Not long ago Midcentury Modern seemed as dated as the tailfins on a 1957 Studebaker, but to see how clean and radical the best of these homes were, look at a sales brochure photograph with a car of the same era parked in front. The car’s lines look convoluted next to the crisp design of the contemporary, a graphic illustration of how leading edge this architecture was in its day—and still is, to the aficionados.
The appreciation of contemporary design seems to skip generations. Tom Brokaw’s “Greatest Generation”, those who came of age during the restrictions of the Great Depression and World War II, were its first mass consumers. Modernism expressed their desire for a freer, more authentic lifestyle and, perhaps most important, served as a clean break from the past. Their kids, the boomers, entered the housing market about the time the contemporary went out of style. The more traditional tastes of young boomer buyers may have been a reaction to the unrest and uncertainty of the ’60s and ’70s. That’s how it stayed until a few years ago when their kids, Gen X, began entering the market in force. Coincidence? I don’t think so. For some buyers, home design is a way to show that they aren’t their parents.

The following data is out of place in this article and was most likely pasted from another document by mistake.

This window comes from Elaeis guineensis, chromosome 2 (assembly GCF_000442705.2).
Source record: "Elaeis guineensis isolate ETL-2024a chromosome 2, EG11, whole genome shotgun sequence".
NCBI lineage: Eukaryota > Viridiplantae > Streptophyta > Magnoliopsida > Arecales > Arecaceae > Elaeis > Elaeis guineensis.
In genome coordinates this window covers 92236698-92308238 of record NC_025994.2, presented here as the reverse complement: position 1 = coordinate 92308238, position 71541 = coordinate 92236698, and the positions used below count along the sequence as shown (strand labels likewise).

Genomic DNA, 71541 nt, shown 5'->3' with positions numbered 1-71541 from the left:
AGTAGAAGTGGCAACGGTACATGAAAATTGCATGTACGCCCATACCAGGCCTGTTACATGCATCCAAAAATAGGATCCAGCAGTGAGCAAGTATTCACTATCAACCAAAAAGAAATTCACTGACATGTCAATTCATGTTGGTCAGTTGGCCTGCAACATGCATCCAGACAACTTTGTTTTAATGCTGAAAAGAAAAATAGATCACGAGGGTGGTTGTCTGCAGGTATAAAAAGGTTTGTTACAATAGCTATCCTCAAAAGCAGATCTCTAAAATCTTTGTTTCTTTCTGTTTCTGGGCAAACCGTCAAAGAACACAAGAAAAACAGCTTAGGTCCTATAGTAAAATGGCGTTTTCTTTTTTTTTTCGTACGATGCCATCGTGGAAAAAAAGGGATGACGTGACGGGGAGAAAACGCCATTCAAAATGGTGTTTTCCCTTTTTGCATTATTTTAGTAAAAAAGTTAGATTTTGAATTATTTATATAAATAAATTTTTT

Full disclosure: I like Eichlers and grew up in one and yes, those two statements may be related. But I’m not strictly a Modernist—I also like the pre-war Revival architecture that Modernists reject. But it’s obvious to me that Eichlers bring an extra dimension to home design. While many find them cold and sterile, I feel a welcoming humanity and an intelligence rare in mass-produced housing. Make no mistake, Eichler was a crusty middle-aged businessman, not an artist. But Joe had a vision, and not only did he stay true to it, he had first-class architects refine it. It’s interesting to note that the contemporary and the conventional rancher design both date from the same period, the late 1930s, and that the earliest examples of each have the self-effacing, sober presentation appropriate to the hard times of the Great Depression. But as economic conditions improved through the ‘50s, the Eichler kept its simplicity while the conventional rancher sometimes got a little goofy, owing its design inspiration less to Cliff May and more to Grimm’s Fairy Tales.
Typical late-‘50s Eichler.
None of this is going to make you like contemporaries if you don’t already, and many people really dislike them. Why? The drawbacks I hear mentioned most often—darkness, drafty windows, unreliable tar-and-gravel roofs and flammable walls—can all be fixed for a price, and that price is often reasonable. The Eichler Network’s tech articles and your contractor can address these construction idiosyncrasies better than I.